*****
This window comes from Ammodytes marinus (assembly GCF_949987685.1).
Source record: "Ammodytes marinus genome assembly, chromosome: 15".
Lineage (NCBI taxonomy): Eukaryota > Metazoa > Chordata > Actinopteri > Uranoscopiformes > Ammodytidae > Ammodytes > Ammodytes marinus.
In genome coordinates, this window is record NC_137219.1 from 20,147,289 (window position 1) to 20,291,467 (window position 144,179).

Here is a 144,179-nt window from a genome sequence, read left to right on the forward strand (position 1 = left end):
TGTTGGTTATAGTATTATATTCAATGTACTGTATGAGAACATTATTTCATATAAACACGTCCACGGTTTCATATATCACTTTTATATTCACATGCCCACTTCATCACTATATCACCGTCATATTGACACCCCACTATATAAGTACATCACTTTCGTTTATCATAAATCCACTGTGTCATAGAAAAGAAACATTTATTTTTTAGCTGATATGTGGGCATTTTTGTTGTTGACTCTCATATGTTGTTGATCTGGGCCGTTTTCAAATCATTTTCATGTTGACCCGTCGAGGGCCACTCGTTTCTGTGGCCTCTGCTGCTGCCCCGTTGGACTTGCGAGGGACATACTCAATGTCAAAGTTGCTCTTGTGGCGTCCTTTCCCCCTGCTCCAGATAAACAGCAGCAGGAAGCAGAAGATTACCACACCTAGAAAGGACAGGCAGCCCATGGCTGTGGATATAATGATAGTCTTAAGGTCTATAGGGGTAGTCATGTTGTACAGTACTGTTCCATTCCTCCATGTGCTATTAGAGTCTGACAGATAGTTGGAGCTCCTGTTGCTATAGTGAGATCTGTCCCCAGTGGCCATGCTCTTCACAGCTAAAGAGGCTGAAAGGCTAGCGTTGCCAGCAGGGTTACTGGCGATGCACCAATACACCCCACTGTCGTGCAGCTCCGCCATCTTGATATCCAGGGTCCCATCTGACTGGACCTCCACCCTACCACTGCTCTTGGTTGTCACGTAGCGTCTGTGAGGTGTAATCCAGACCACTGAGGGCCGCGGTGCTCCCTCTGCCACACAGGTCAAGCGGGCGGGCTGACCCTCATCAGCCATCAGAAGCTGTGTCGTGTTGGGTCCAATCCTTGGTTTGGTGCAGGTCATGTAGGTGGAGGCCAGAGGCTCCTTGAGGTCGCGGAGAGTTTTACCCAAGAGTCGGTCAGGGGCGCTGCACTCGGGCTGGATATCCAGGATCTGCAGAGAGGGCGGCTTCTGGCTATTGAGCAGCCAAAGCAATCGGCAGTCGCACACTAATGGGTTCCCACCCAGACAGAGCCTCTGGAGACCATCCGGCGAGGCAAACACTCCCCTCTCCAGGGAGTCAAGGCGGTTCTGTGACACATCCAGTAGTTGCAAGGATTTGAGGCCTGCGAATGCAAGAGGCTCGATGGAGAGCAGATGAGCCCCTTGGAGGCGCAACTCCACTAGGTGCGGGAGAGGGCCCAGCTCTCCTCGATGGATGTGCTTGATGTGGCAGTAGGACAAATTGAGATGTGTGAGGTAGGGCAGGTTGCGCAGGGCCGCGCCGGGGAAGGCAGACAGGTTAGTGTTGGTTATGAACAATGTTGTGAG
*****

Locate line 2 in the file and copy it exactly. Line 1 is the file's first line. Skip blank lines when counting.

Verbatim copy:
Source record: "Ammodytes marinus genome assembly, chromosome: 15".